5 Reasons You Should Remove Ivy From Your Trees

Ivy gives your yard a certain something that other types of greenery doesn’t – for many people, it appears to be romantic, beautiful, and even unique, depending on where you live. However, ivy can actually be very dangerous for your trees. While the plant itself might not always be a problem, what the plant conceals can be a problem. So next time you are thinking about doing something around your yard, you might want to consider removing some of that ivy – or all of it.

Aren’t convinced? Here are a few reasons to remove ivy from your trees:

5. It Steals Nutrients From Your Trees

  • Food comes from the same source
  • Eventually steals water
  • Ivy overpowers tree

Anything you plant near or around your trees is going to compete with that tree for the nutrients and water in the soil. This includes ivy, which spreads so quickly and thoroughly that it will suck up the nutrients and water from all over the garden, leaving nothing behind. The worst part is that the more nutrients it steals, the bigger and more powerful it gets.

In order to keep your trees healthy, they need to have access to as many nutrients and as much water as possible. Note that this is mainly for trees that are younger and still growing. According to the Royal Horticultural Society, “It is also found mainly on established or mature trees where, unlike young trees, some competition can be tolerated.”

4. Harms Bark

  • Stops air from naturally cleaning debris from tree
  • Stops the process of photosynthesis
  • Really harmful for decorative barks

Most people who own trees that have decorative bark already keep them pretty free and clean of ivy. However, most people don’t realize that all tree bark suffers when covered with ivy. As the Tree Steward Program stated, “Ivy can strangle trees, and once it is in the tree canopy, it can block sunlight from the trees’ leaves. Dense ivy cover deprives the tree’s bark of normal contact with air and microorganisms and competes with the tree for nutrients and water. Ivy is a threat. But we can beat it with simple landscaping work.”

Do not allow your trees to face off against this kind of competition. It will severely shorten the life of your trees and can even make them susceptible to other problems like diseases and rot.

3. Higher Risk of Breakage

  • Impacts trees of all ages
  • Even healthy trees can fall prey
  • Especially dangerous in summer months

Even if you have a tree that looks to be relatively healthy and happy with ivy growing on it, the tree itself is likely undergoing a lot of stress. Individual branches or the entire tree itself can be weighed down by itself, or the added weight can help to pull down the tree when it faces pressure from a storm, according to Home Guides.

A few twines of ivy won’t do too much, but that weight adds up as it wraps continuously around the tree’s branches and trunk. Removing that ivy too late will keep your tree open to problems, especially because once a branch is weak, it will never go back to the strength it could have been.

2. Can Lead to Pests

  • Ivy makes a good home for some pests
  • Weakened trees allow pests to infiltrate the tree
  • Ivy makes it harder to spot the problem

One of the biggest problems that trees face all over is pests. Pests need homes and they tend to find them in places where they can easily seek shelter, build homes, and get nutrients. Trees offer all of that and more. When a tree is covered in ivy, they are weakened and quickly become the most attractive places for pests to go. If you’ve never had pests in your trees before, know that they are extremely difficult to eliminate.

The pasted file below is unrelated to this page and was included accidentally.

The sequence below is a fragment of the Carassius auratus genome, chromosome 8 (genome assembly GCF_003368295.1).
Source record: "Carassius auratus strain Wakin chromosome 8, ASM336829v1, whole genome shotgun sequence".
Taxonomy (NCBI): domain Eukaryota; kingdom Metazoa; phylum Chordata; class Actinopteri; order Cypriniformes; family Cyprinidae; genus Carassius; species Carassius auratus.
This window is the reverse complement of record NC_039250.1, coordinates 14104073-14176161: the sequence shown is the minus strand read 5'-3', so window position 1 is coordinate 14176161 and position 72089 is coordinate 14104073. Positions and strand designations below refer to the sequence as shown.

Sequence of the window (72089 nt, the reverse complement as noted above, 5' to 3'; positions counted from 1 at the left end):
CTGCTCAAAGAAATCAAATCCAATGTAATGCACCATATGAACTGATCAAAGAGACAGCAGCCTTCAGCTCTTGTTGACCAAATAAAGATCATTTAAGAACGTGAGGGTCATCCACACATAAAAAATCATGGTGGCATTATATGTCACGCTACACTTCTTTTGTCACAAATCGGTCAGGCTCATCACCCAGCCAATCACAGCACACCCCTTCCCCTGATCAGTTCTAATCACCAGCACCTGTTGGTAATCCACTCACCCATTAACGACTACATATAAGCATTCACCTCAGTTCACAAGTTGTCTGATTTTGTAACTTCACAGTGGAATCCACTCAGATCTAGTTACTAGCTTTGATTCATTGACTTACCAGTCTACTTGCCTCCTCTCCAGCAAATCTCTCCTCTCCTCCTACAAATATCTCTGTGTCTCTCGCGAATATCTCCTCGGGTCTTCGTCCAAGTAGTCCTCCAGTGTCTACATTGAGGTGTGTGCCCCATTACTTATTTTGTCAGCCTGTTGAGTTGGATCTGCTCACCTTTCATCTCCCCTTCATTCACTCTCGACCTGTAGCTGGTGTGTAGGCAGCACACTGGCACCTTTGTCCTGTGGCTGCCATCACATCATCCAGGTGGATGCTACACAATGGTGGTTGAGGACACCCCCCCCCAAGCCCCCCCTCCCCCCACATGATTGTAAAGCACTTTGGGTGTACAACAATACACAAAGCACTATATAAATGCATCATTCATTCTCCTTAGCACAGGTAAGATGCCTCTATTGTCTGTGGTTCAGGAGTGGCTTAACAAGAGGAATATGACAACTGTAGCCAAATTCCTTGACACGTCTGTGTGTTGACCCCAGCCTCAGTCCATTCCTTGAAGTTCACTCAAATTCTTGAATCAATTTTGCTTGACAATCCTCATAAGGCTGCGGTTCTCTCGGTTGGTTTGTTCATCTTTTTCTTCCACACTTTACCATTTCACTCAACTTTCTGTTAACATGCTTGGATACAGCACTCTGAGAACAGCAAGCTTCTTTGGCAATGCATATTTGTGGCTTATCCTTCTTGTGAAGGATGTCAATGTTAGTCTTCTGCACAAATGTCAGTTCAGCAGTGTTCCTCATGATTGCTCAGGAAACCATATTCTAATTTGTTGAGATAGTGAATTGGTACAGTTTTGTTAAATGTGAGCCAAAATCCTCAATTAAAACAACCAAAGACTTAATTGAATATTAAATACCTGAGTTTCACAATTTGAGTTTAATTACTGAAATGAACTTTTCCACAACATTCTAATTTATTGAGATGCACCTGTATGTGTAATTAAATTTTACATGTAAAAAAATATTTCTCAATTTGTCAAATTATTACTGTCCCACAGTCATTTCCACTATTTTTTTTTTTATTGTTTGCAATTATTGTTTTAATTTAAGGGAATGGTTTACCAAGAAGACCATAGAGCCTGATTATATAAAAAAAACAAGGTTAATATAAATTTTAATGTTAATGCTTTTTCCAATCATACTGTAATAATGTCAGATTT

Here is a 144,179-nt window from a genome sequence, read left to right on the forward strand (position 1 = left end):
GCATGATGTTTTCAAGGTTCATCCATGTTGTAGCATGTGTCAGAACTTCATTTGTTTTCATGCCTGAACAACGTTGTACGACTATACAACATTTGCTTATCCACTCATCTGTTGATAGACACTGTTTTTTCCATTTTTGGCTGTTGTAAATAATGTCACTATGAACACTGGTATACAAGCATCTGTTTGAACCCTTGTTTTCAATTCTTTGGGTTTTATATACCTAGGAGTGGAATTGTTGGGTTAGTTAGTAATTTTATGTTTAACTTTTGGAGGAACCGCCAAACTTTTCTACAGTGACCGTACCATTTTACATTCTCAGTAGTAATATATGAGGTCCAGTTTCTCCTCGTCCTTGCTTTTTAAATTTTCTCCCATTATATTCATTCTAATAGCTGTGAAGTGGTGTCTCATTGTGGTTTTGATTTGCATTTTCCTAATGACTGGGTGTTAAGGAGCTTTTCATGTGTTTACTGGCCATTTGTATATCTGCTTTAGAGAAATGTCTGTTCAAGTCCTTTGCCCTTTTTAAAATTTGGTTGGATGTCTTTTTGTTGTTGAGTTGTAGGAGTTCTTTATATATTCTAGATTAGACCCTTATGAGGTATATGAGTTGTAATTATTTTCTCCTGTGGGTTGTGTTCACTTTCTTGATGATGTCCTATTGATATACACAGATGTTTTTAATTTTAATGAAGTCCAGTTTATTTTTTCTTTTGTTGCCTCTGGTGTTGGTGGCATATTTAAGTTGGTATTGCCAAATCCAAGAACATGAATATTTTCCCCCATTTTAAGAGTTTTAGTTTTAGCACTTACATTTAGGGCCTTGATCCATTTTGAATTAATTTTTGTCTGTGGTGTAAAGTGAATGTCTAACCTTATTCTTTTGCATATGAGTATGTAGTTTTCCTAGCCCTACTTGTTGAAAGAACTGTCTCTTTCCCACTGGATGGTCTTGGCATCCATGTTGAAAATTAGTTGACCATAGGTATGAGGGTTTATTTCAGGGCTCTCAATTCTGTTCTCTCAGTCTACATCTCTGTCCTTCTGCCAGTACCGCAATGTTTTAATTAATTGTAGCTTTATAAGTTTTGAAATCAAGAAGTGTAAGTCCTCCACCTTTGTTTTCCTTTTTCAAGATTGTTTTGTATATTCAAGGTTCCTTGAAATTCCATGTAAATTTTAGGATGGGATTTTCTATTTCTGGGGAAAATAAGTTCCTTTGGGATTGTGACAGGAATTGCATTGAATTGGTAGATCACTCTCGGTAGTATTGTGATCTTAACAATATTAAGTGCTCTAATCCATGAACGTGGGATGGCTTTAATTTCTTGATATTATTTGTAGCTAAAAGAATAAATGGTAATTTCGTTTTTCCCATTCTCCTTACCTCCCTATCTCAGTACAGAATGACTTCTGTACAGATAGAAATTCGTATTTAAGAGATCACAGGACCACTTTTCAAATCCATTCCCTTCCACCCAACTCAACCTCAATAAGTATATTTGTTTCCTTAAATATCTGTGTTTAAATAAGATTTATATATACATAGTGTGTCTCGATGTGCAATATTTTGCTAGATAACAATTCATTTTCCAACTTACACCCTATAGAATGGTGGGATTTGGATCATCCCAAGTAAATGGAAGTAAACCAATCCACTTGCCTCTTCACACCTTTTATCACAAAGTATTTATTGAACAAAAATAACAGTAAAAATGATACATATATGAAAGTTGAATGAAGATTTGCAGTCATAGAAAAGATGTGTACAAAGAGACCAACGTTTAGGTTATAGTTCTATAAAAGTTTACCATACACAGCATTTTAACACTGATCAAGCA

According to Gardening Know How, “Weakened plants and trees are more susceptible to problems like pests or disease. It is best to always remove the ivy from the tree and keep it away from the trunk of the tree, at least 3 to 4 feet, to prevent it from climbing up the tree again.”

1. Hinder Safety Inspections

  • Blocks off sight lines to vulnerable parts of the tree
  • May not spot issues until too late
  • Camouflages obvious signs of problems

The biggest problem with ivy isn’t a way that it hurts the tree, but rather that it is just so all-encompassing of the tree that it really camouflages any problems that may pop up. Breaks, diseases, rot, and infestations easily hide amongst the ivy, making it impossible to spot.

According to Arbor Ecology, “Where mature trees are growing in residential gardens often close to dwellings or public open space, it is important to be able to complete regular hazard assessments and monitor the decay of old wounds. In such circumstances, it becomes essential to remove the ivy.”

If you have an older tree or a tree where you can’t perform visual inspections, you may need to eliminate the ivy.

Overall, eliminating ivy from your trees may be the best way to keep them healthy. Sure, it may not look as stately as some other homes do, but you can be sure that your trees and therefore your home is safer in the end.

At Ridgeline Tree Service, our goal is to ensure that your trees are happy, healthy, and prosperous. We do this through routine maintenance, best practices for tree care, and other essential activities. We serve the greater Richmond area with our professionalism, perfection, and experience. If you have any questions about tree care or you feel that something is going wrong with your trees, give us a call today at (804) 378-2900 to schedule a meeting.

We are more than willing to offer you a free consultation for how to deal with some of the problems that face trees. Whether that is ivy or you have another concern that is more pressing. Don’t delay.

Header photo credit: Rolf Dietrich Brecher on Flickr!



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